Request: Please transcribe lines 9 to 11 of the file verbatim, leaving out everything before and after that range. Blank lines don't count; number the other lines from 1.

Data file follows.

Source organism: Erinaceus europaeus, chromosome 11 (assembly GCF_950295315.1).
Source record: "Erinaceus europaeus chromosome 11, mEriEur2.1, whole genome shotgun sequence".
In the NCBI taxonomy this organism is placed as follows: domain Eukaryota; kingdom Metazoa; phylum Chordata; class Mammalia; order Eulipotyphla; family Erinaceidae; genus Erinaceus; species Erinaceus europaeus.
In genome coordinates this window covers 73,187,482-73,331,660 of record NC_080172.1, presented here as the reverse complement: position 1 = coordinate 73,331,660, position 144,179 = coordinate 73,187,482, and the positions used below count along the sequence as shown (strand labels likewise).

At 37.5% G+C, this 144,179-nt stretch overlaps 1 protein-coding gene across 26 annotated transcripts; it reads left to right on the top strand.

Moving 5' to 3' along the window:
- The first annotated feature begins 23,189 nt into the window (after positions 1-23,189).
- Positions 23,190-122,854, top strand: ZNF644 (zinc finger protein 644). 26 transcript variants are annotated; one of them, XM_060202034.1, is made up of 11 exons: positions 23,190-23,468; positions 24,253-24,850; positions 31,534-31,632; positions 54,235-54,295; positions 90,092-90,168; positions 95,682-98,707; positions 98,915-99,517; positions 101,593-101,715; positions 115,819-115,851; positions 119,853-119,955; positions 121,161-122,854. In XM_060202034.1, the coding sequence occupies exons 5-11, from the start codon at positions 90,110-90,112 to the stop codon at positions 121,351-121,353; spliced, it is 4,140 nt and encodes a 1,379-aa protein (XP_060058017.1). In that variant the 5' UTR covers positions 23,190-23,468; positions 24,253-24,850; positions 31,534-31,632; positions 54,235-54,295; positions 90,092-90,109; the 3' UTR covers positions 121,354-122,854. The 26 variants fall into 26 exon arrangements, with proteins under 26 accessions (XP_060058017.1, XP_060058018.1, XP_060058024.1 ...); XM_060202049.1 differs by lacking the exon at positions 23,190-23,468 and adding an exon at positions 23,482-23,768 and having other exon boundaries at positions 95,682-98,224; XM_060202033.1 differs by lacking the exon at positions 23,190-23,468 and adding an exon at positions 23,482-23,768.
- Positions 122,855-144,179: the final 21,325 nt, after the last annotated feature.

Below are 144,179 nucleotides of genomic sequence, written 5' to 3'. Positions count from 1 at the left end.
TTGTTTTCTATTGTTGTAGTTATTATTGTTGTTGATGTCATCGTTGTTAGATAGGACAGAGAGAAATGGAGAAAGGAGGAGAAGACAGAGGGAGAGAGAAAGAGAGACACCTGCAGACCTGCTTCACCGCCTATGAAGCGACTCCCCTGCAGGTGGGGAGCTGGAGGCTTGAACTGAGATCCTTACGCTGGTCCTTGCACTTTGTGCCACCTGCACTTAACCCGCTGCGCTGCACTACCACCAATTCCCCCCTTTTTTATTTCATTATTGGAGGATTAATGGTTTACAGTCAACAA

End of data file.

- Positions 122,855-144,179: the final 21,325 nt, after the last annotated feature.

Below are 144,179 nucleotides of genomic sequence, written 5' to 3'. Positions count from 1 at the left end.
TTGTTTTCTATTGTTGTAGTTATTATTGTTGTTGATGTCATCGTTGTTAGATAGGACAGAGAGAAATGGAGAAAGGAGGAGAAGACAGAGGGAGAGAGAAAGAGAGACACCTGCAGACCTGCTTCACCGCCTATGAAGCGACTCCCCTGCAGGTGGGGAGCTGGAGGCTTGAACTGAGATCCTTACGCTGGTCCTTGCACTTTGTGCCACCTGCACTTAACCCGCTGCGCTGCACTACCACCAATTCCCCCCTTTTTTATTTCATTATTGGAGGATTAATGGTTTACAGTCAACAA